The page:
Climate change: FG fingers food insecurity, climate effect for rising inflation

The Federal Government has said food insecurity is as a result of climate impact which is also accountable for the rising prices of foods and inflation across the country.

The Ministry of Finance spokesperson, Olude Omolade, made the disclosure in a statement signed by the Permanent Secretary, Budget and Planning, Nebolisa Anako, at a workshop on the development of an implementation strategy for the Nigeria Food Systems Transformation Pathway at the weekend in Abuja.

The permanent secretary, who was represented by the Director of National Monitoring and Evaluation, Zakari Lawani, described the ongoing programme as a call to action to achieve progress in dealing with issues of poverty, hunger, malnutrition, disease, unemployment, conflict and changing weather patterns.

He said that it sufficed to say that food insecurity and malnutrition as well as the influence of climate change had resulted in lower incomes and higher prices of foods, adding that food is out of the reach of many and undermines the right to food, thereby, stalling the efforts to meet the Sustainable Development that emphasizes ‘zero hunger’.”

Anako added that the journey of food systems dialogues in Nigeria started in January 2021, as the country responded to the call by the Secretary General of the United Nations that countries should look inward and organize different levels of dialogue to identify issues and challenges around the food systems and come up with sustainable innovative strategies towards ending hunger and all forms of malnutrition in line with SDGs.

He called on all relevant stakeholders including government at all levels, developmental organizations to support the implementation of all the priority actions with the 2022 call to action as well as mobilize more resources and monitor progress.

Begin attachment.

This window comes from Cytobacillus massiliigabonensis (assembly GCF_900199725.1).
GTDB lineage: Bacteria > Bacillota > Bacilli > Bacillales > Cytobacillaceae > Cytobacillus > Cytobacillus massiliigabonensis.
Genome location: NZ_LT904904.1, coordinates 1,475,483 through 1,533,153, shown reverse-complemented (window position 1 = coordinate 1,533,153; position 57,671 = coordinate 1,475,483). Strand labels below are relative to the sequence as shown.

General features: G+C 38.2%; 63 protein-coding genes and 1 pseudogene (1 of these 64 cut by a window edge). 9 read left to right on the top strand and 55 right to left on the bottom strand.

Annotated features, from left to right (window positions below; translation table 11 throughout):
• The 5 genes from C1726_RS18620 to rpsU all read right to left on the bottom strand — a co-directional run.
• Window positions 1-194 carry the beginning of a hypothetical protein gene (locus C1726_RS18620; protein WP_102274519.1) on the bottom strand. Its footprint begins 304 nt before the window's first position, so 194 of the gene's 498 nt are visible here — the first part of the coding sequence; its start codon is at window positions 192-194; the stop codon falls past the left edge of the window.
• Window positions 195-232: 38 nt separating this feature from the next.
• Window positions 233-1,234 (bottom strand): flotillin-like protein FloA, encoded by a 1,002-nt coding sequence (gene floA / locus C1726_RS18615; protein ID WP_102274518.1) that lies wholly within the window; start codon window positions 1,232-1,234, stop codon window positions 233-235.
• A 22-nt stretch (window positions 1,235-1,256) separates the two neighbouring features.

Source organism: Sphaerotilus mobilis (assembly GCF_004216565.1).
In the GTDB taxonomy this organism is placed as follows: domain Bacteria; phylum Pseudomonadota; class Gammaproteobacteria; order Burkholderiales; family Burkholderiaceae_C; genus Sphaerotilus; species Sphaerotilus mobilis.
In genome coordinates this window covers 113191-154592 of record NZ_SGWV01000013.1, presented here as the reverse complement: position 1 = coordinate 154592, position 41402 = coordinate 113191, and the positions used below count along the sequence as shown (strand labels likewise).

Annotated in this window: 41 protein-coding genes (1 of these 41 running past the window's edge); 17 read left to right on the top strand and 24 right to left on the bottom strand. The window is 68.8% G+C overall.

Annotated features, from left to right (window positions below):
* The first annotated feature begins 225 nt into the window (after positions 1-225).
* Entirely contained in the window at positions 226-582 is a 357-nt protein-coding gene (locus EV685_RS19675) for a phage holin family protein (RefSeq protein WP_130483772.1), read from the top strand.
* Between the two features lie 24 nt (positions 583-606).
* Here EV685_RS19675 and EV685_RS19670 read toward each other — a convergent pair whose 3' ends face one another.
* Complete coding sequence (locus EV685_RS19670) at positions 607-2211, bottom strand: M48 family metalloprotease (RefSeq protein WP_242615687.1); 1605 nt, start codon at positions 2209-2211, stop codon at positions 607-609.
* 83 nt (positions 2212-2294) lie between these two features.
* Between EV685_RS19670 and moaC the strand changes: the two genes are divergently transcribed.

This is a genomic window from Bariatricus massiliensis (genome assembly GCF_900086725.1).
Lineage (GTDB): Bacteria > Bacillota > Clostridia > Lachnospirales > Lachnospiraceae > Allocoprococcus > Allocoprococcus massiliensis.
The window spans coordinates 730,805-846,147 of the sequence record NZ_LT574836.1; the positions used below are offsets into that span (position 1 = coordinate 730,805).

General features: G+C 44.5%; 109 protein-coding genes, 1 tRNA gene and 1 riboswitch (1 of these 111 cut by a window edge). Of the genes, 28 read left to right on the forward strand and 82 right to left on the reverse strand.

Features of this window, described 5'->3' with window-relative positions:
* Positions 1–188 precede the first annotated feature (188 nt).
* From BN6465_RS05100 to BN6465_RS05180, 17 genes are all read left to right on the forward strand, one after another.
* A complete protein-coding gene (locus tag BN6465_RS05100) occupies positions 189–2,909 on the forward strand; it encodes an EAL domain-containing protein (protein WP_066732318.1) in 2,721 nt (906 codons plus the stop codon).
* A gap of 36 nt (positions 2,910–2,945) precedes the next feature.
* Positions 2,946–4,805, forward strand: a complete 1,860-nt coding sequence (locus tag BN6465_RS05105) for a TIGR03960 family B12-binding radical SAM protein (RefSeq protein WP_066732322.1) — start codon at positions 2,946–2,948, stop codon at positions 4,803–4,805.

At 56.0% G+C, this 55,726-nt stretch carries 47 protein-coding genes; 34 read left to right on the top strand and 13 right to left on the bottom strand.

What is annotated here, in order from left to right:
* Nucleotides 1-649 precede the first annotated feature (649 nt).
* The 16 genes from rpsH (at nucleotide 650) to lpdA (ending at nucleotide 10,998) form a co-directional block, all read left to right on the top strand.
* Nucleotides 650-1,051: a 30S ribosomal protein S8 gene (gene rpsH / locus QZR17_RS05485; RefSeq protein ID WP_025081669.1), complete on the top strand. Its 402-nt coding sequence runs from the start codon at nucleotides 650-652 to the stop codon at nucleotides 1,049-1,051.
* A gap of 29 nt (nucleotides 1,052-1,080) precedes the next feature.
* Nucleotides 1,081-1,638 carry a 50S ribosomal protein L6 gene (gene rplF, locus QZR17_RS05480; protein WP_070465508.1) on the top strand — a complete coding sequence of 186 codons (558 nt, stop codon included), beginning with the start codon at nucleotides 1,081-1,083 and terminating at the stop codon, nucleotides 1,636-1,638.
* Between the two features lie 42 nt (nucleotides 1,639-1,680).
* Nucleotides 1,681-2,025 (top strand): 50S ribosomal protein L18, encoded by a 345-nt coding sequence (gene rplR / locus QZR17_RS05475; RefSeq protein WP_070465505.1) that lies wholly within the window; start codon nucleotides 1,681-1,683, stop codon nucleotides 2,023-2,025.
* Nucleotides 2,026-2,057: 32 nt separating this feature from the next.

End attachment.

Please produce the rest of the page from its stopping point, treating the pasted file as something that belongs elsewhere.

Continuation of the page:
“It is important to note that this workshop is an opportunity to review and endorse the underpinning principles and the key thrust of the implementation strategy, finalize the governance and coordination arrangements, institute the monitoring and evaluation framework for the implementation of all the 78 priority actions as well as to validate the 2023 action plan,” Anako stated.

Meanwhile, a steering committee has been constituted to provide technical support for the development of the 2023 action plan at the global stock-taking scheduled to hold in Rome in July 2023.

The National Bureau of Statistics’ latest report indicated that the rise in the prices of bread, cereal, rent, potatoes, yam, tubers, vegetables and meat raised inflation in February.

The NBS Consumer Price Index report stated, “The contributions of items on a class basis to the increase in the headline inflation index are presented, thus: bread and cereal (21.67 per cent), actual and imputed rent (7.74 per cent), potatoes, yam and other tubers (6.06 per cent), vegetable (5.44 per cent), and meat (4.78 per cent).”